The idea that a Microsoft OS would not be suitable for the enterprise seems bizarre given the dominance previous Redmond operating systems have had over the years. But times change and there are a number of mistakes Microsoft has made that could potentially impact on Windows 8’s chances of success in the enterprise.

Firstly, it is an OS that has been written for finger control and ‘gesturing’. This is all well and good – we are huge fans of the iPad (our COO has recently officially dumped his laptop) and we are very aware of the huge smart phone penetration in the enterprise market. But the fact remains that there are millions of desktop and laptops still used in business and that will remain the case for a number of years yet. Will Windows 8 translate well for these more old-school devices?

Is Microsoft trying to be all things to everyone? The consumer market is obviously a massive market for Microsoft, as is the enterprise. As much as we speak about the consumerisation of IT (and it’s something that is undeniable) the two markets are still vastly different and targeting such disparate entities with just one OS and one user interface (UI) for all device types is a massive challenge – surely concessions will have had to be made to the detriment of other experiences?

As the Apple devices and OS had such an impact initially with consumers, I suspect that Microsoft will have thought of the consumer experience first when it comes to Windows 8. This is fine but does place an additional question mark against its suitability for the enterprise.

We have already seen this approach fail miserably when RIM launched the PlayBook last year and whilst Microsoft will have been mindful of this, could history be about to repeat itself? Microsoft’s core market is the enterprise and not creating a UI/UX with that in mind could add to the nails in the coffin maker’s toolbag.

Another issue is that unlike Apple, Microsoft does not have the perfect scenario of making the hardware to accompany the software. With tablets really making an impact on the enterprise, will there be enough Windows 8 devices with enough appeal to give the iPad any serious competition? Obviously the laptop and desktop vendors will naturally start shipping Windows 8 when it is out, but with enterprise tablet use growing month-on-month this could be a market that Microsoft fails to really penetrate.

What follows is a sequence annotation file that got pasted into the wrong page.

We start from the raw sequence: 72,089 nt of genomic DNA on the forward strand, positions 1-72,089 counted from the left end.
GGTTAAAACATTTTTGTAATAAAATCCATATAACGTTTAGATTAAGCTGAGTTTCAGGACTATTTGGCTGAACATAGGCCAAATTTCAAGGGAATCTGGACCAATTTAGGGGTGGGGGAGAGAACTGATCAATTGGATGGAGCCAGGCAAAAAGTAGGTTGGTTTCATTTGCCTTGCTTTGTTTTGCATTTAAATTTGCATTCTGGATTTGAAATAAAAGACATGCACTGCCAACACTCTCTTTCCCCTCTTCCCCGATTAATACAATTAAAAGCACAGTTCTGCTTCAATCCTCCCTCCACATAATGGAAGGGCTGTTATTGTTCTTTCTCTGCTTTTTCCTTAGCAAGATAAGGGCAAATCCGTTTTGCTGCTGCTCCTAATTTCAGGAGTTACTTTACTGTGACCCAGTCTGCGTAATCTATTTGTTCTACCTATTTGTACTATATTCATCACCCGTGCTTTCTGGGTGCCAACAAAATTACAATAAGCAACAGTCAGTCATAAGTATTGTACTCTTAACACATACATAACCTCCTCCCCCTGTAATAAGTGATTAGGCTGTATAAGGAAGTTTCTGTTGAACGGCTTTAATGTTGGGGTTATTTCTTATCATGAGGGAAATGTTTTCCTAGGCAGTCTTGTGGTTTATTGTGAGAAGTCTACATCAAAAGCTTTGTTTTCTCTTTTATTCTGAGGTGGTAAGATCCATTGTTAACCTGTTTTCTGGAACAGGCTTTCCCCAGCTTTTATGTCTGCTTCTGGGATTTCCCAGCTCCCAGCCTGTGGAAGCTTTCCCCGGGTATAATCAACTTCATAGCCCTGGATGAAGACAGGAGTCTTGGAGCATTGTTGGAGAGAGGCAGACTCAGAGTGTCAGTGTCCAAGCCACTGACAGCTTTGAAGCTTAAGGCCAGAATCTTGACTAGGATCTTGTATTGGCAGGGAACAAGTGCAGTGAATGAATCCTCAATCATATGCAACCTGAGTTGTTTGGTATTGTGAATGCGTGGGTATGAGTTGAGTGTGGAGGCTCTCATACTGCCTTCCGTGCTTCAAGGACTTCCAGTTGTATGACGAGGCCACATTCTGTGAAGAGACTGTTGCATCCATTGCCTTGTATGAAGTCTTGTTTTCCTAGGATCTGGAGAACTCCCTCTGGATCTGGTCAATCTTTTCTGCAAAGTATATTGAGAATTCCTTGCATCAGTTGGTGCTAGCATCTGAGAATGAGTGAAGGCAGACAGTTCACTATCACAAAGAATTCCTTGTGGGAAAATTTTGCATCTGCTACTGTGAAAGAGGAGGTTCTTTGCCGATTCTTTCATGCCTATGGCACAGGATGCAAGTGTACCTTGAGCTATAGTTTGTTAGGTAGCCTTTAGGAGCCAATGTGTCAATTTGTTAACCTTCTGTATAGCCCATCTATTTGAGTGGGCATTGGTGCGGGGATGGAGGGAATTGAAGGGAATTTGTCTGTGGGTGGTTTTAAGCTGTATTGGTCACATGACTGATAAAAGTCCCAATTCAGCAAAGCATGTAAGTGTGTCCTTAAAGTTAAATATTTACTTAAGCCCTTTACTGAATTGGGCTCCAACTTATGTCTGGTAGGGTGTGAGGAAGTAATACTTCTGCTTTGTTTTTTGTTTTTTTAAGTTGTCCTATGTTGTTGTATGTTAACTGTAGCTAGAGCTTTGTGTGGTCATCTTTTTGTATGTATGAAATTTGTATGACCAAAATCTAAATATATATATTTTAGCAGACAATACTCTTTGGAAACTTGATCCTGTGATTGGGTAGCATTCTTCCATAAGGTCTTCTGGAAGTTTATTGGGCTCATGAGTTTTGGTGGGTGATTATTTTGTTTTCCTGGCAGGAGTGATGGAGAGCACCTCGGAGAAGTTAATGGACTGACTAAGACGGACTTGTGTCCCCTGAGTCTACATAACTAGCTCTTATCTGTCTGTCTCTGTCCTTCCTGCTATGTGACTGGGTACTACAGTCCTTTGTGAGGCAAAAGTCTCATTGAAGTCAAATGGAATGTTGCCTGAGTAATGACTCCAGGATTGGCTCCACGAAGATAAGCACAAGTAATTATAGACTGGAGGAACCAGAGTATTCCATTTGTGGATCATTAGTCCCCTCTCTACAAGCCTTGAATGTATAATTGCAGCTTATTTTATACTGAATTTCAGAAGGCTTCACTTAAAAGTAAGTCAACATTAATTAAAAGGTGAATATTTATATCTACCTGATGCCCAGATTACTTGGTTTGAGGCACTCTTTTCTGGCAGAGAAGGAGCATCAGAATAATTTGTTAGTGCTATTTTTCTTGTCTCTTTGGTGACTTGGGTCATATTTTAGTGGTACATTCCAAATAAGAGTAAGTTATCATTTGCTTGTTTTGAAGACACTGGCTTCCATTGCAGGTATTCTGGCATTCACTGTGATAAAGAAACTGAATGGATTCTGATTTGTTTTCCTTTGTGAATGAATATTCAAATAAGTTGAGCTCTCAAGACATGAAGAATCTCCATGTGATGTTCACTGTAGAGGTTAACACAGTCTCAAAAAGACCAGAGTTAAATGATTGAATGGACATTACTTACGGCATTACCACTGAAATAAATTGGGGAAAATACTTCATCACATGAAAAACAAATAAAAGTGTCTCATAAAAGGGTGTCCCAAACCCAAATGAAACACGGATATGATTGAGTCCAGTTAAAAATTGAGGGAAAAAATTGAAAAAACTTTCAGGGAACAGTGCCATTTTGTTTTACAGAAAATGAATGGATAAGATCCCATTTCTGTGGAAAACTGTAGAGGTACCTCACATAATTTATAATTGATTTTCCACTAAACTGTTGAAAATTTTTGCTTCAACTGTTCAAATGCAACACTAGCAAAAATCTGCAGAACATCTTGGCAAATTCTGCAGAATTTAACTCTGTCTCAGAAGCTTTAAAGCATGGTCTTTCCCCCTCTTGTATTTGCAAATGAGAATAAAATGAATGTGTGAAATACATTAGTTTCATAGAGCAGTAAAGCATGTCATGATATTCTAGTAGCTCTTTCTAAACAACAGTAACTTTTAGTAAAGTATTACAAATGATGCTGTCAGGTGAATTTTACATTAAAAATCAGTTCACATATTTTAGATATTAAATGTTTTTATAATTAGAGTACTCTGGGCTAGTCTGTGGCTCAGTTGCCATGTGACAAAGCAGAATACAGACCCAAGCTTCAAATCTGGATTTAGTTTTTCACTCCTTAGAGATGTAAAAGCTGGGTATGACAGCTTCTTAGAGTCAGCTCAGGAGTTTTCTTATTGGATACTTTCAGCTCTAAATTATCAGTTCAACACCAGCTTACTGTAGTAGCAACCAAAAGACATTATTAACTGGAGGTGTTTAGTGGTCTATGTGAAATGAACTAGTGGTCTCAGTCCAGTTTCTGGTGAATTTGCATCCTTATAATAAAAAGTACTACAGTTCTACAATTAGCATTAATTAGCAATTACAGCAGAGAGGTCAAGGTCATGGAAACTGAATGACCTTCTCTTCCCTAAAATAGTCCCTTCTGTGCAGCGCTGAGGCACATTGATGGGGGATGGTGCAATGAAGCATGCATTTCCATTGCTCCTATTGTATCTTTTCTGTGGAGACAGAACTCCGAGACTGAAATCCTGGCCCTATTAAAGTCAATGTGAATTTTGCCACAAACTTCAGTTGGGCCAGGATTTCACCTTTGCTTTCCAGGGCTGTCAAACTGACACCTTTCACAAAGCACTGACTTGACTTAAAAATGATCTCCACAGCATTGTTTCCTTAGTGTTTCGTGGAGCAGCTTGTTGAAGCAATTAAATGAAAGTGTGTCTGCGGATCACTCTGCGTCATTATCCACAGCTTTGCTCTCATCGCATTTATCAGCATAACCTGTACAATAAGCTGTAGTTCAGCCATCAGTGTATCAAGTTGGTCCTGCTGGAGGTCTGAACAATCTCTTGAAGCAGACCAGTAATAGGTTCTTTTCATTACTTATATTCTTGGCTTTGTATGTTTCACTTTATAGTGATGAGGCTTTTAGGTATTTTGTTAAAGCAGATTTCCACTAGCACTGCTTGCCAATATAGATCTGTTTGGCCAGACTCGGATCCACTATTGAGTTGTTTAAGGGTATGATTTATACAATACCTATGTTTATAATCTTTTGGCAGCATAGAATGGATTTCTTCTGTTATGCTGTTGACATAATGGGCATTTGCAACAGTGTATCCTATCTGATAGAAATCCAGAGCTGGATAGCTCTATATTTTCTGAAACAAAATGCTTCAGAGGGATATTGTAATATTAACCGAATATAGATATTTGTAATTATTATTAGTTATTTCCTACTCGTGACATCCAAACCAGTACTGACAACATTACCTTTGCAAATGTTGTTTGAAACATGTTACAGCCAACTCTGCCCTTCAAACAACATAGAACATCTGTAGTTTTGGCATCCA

Perhaps the most major flaw though, is Microsoft not making any mobile device management (MDM) APIs available for Windows 8. MDM is something that enterprises are adopting in increasing numbers. The key to a successful MDM deployment is the preservation of the user experience – people don’t want to have the native experience of the device impacted with cumbersome third-party apps, it needs to be straight forward and automatic – and the way to achieve this is via the native approach delivered by companies such as MobileIron.

But Microsoft’s failure to develop those APIs will make Windows 8 a tough sell for any CIO that wants to use an existing platform to manage a heterogeneous estate of tablet devices. Rumours have suggested that the Windows 8 launch will be Q4 2012 and the early word on the user experience has been broadly positive.

But whilst I welcome the addition of any technology that makes mobility and connectivity better, the jury is most definitely out on its suitability for the enterprise. If the issues outlined above were taken in isolation then there might not be so many questions asked, but put together they add up to a potentially huge problem for Microsoft and a burgeoning toolbag for the coffin-maker.